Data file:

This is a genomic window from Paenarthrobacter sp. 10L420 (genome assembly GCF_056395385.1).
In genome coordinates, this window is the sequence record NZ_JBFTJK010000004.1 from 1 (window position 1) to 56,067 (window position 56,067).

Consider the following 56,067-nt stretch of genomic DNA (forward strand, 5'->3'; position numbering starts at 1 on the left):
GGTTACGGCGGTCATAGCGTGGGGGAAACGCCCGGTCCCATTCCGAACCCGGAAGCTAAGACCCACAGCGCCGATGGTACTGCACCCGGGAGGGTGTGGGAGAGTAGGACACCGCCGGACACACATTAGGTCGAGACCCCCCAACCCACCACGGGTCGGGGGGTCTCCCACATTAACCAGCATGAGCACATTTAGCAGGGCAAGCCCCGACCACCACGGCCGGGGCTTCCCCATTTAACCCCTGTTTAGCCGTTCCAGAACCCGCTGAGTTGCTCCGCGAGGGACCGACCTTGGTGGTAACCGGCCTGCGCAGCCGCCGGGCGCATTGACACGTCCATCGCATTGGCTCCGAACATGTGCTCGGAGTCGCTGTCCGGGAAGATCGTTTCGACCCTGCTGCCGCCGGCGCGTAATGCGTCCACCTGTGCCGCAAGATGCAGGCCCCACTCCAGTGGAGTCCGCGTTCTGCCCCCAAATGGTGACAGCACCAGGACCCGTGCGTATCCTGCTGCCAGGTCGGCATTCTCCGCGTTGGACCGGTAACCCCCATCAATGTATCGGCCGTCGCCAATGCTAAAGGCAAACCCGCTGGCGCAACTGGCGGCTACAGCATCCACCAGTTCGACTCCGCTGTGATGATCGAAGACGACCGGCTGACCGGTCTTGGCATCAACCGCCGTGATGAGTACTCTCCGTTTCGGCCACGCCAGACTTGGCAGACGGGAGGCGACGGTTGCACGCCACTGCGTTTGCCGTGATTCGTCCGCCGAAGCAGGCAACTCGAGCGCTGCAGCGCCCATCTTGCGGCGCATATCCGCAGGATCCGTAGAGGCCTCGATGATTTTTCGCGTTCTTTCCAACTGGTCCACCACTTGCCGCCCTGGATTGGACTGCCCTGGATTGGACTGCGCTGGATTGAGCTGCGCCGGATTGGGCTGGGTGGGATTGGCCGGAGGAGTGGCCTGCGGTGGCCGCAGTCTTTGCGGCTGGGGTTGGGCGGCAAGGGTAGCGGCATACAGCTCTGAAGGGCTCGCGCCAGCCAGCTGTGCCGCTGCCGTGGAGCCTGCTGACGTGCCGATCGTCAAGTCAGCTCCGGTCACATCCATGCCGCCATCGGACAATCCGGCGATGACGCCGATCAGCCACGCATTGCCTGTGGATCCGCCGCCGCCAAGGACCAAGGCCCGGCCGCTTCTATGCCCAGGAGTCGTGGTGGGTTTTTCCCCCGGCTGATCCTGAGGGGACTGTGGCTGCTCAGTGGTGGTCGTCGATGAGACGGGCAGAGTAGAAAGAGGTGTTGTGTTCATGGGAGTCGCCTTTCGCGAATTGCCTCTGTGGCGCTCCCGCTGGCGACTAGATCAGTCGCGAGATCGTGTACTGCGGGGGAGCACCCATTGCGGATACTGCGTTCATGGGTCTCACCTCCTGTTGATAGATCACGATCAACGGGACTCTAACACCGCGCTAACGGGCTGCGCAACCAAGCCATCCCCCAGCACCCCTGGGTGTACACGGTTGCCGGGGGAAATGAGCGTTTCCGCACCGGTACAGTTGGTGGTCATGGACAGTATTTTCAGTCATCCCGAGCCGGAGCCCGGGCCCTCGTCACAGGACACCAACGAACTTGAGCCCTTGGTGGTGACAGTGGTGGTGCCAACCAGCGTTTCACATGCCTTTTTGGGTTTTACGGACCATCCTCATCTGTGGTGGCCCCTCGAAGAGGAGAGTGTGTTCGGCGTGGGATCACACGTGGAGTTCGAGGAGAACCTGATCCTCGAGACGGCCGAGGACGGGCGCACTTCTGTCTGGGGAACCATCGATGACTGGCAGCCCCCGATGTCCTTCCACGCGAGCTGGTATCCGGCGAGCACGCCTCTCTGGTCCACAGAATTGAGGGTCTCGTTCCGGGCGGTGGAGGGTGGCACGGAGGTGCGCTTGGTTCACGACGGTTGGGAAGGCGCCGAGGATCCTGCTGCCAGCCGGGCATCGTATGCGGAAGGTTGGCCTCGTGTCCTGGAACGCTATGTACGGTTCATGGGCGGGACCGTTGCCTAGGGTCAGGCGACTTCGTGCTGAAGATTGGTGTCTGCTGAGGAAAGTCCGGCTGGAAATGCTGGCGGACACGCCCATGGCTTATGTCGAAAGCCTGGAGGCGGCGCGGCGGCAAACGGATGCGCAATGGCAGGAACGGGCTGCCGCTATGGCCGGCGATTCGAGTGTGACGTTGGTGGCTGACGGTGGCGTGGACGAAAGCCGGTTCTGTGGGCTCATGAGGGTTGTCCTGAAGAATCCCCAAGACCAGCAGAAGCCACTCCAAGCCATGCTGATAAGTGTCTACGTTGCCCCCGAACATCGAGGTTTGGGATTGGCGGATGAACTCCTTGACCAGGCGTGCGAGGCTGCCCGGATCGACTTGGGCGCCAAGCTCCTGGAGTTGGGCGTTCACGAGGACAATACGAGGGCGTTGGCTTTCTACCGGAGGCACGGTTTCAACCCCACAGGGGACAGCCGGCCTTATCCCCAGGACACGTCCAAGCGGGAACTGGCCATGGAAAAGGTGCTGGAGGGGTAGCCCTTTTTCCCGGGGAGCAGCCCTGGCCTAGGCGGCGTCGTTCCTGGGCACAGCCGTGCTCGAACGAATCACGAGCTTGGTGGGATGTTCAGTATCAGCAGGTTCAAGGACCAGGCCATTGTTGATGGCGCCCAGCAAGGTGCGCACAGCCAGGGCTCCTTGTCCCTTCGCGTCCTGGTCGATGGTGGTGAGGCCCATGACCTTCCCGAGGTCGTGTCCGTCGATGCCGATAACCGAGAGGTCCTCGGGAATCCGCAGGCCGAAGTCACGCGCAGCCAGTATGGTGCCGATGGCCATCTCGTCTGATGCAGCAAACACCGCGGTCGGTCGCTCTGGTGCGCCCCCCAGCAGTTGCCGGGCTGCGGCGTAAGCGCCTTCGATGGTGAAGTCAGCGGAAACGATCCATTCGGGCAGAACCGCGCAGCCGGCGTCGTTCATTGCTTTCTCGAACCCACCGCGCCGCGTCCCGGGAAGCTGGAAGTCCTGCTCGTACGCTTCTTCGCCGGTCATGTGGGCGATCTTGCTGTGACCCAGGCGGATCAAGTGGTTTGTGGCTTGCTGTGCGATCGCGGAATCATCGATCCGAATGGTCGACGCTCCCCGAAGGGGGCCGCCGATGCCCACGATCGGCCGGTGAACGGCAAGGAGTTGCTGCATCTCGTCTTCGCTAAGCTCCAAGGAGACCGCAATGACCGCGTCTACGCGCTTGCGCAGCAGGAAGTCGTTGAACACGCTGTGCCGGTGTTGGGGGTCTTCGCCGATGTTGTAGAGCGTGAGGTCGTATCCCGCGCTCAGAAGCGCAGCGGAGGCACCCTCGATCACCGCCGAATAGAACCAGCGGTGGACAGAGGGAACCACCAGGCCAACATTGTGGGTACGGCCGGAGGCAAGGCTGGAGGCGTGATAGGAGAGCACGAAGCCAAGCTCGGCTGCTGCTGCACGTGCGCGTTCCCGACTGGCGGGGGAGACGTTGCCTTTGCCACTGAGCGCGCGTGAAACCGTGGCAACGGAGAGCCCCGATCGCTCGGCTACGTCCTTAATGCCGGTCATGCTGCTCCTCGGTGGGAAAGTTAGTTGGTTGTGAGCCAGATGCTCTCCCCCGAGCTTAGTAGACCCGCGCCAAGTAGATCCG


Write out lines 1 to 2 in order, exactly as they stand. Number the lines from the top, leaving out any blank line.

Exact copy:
This is a genomic window from Paenarthrobacter sp. 10L420 (genome assembly GCF_056395385.1).
In genome coordinates, this window is the sequence record NZ_JBFTJK010000004.1 from 1 (window position 1) to 56,067 (window position 56,067).